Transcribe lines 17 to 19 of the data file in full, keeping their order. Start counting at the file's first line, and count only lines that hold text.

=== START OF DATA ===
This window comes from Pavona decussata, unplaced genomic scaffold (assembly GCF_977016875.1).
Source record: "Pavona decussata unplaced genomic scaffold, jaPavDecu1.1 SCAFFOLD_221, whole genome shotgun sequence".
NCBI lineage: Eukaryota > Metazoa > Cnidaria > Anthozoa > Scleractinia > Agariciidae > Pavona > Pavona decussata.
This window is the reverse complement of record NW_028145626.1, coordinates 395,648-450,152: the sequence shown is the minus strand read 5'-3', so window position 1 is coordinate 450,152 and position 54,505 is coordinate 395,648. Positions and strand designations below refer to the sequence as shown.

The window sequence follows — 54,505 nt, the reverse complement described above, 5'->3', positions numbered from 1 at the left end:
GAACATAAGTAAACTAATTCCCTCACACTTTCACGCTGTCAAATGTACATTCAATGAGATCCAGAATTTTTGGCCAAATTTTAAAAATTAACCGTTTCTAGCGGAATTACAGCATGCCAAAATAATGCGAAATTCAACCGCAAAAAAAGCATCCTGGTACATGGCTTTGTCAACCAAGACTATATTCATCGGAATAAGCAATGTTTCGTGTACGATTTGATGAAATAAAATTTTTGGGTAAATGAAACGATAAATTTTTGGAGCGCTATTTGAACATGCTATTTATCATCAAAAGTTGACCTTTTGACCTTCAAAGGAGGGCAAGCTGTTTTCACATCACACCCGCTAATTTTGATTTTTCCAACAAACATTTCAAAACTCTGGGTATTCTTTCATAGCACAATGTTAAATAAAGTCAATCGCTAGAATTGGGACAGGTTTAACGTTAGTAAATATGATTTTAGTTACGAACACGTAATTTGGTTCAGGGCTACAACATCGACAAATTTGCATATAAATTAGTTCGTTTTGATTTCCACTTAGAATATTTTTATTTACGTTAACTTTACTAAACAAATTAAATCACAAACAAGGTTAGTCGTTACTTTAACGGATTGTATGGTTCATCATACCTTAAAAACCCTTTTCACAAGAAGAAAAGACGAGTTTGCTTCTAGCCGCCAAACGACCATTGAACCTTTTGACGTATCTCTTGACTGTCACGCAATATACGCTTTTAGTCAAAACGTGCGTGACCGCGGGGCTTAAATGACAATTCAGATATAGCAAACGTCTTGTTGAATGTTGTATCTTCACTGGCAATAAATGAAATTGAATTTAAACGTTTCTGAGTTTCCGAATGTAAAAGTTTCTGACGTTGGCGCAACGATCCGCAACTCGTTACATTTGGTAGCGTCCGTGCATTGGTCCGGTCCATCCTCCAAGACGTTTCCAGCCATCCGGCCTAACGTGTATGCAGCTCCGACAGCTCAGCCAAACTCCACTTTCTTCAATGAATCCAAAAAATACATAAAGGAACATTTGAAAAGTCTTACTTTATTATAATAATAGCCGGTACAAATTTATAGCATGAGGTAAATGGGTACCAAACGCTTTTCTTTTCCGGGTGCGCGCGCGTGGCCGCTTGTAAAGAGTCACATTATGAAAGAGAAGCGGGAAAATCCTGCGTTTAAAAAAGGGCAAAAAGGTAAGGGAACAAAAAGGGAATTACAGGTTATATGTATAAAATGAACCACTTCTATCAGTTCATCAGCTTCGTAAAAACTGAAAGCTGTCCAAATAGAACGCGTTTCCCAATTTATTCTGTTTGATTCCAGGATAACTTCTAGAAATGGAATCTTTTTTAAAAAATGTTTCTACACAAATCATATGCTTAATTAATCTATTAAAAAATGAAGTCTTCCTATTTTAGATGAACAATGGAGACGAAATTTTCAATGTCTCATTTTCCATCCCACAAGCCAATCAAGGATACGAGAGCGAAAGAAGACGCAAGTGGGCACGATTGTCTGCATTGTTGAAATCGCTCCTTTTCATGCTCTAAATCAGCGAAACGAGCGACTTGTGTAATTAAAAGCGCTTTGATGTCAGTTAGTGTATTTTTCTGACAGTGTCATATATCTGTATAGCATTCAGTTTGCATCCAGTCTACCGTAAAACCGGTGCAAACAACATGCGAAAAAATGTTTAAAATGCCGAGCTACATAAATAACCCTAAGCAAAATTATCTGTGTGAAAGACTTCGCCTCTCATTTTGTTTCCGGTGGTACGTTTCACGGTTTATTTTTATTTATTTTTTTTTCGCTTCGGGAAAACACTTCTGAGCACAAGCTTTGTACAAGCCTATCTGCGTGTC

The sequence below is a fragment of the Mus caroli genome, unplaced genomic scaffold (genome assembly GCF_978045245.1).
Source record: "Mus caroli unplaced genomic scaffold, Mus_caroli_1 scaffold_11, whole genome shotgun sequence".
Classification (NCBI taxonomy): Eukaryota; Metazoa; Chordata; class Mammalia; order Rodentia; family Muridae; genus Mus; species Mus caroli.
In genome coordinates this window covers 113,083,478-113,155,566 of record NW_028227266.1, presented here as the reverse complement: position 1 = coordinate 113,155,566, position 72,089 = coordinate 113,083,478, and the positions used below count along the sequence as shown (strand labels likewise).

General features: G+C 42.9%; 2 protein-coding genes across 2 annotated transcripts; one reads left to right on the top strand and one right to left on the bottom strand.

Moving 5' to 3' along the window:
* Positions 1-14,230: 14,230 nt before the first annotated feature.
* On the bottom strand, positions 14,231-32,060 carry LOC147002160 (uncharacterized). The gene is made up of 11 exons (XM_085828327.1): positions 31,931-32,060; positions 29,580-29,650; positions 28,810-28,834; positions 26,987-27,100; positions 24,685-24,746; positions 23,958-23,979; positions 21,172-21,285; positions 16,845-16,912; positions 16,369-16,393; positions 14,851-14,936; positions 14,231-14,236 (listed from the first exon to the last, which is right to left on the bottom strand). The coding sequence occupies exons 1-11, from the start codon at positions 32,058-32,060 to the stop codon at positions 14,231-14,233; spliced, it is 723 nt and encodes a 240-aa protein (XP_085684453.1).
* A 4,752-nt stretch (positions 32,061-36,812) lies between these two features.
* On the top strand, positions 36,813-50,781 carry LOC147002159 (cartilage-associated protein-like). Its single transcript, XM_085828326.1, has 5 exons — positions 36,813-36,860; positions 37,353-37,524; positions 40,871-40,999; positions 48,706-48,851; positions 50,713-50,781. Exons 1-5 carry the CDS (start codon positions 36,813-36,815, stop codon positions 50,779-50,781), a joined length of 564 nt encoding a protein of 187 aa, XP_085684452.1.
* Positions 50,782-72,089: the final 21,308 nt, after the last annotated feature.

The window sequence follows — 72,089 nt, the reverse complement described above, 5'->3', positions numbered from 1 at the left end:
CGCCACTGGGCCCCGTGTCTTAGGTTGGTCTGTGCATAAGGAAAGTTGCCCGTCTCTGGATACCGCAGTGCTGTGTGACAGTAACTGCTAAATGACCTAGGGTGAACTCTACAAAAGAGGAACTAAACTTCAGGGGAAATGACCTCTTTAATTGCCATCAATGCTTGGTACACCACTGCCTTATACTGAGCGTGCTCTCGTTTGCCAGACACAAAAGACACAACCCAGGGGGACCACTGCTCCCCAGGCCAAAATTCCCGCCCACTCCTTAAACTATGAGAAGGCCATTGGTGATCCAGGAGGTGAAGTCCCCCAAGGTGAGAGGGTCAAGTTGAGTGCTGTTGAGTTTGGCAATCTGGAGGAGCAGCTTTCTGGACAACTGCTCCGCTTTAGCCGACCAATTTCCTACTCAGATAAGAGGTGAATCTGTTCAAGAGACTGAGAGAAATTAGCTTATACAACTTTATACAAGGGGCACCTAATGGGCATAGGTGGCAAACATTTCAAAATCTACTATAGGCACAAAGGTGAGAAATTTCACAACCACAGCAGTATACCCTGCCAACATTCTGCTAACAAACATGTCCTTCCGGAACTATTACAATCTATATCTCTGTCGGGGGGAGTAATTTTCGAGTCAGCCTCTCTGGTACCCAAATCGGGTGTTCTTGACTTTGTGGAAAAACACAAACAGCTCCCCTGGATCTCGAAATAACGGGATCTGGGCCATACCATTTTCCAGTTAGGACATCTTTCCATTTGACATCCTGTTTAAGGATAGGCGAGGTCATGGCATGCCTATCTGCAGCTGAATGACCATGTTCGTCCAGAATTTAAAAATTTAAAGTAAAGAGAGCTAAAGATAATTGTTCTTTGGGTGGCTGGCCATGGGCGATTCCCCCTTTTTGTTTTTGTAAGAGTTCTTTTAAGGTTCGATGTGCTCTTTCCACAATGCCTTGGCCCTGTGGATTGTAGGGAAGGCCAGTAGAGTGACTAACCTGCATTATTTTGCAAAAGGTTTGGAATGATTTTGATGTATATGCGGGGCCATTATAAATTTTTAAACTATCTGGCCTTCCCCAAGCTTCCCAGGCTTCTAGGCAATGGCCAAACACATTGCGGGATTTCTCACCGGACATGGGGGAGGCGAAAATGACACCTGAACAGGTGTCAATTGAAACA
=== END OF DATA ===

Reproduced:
* Positions 50,782-72,089: the final 21,308 nt, after the last annotated feature.

The window sequence follows — 72,089 nt, the reverse complement described above, 5'->3', positions numbered from 1 at the left end:
CGCCACTGGGCCCCGTGTCTTAGGTTGGTCTGTGCATAAGGAAAGTTGCCCGTCTCTGGATACCGCAGTGCTGTGTGACAGTAACTGCTAAATGACCTAGGGTGAACTCTACAAAAGAGGAACTAAACTTCAGGGGAAATGACCTCTTTAATTGCCATCAATGCTTGGTACACCACTGCCTTATACTGAGCGTGCTCTCGTTTGCCAGACACAAAAGACACAACCCAGGGGGACCACTGCTCCCCAGGCCAAAATTCCCGCCCACTCCTTAAACTATGAGAAGGCCATTGGTGATCCAGGAGGTGAAGTCCCCCAAGGTGAGAGGGTCAAGTTGAGTGCTGTTGAGTTTGGCAATCTGGAGGAGCAGCTTTCTGGACAACTGCTCCGCTTTAGCCGACCAATTTCCTACTCAGATAAGAGGTGAATCTGTTCAAGAGACTGAGAGAAATTAGCTTATACAACTTTATACAAGGGGCACCTAATGGGCATAGGTGGCAAACATTTCAAAATCTACTATAGGCACAAAGGTGAGAAATTTCACAACCACAGCAGTATACCCTGCCAACATTCTGCTAACAAACATGTCCTTCCGGAACTATTACAATCTATATCTCTGTCGGGGGGAGTAATTTTCGAGTCAGCCTCTCTGGTACCCAAATCGGGTGTTCTTGACTTTGTGGAAAAACACAAACAGCTCCCCTGGATCTCGAAATAACGGGATCTGGGCCATACCATTTTCCAGTTAGGACATCTTTCCATTTGACATCCTGTTTAAGGATAGGCGAGGTCATGGCATGCCTATCTGCAGCTGAATGACCATGTTCGTCCAGAATTTAAAAATTTAAAGTAAAGAGAGCTAAAGATAATTGTTCTTTGGGTGGCTGGCCATGGGCGATTCCCCCTTTTTGTTTTTGTAAGAGTTCTTTTAAGGTTCGATGTGCTCTTTCCACAATGCCTTGGCCCTGTGGATTGTAGGGAAGGCCAGTAGAGTGACTAACCTGCATTATTTTGCAAAAGGTTTGGAATGATTTTGATGTATATGCGGGGCCATTATAAATTTTTAAACTATCTGGCCTTCCCCAAGCTTCCCAGGCTTCTAGGCAATGGCCAAACACATTGCGGGATTTCTCACCGGACATGGGGGAGGCGAAAATGACACCTGAACAGGTGTCAATTGAAACA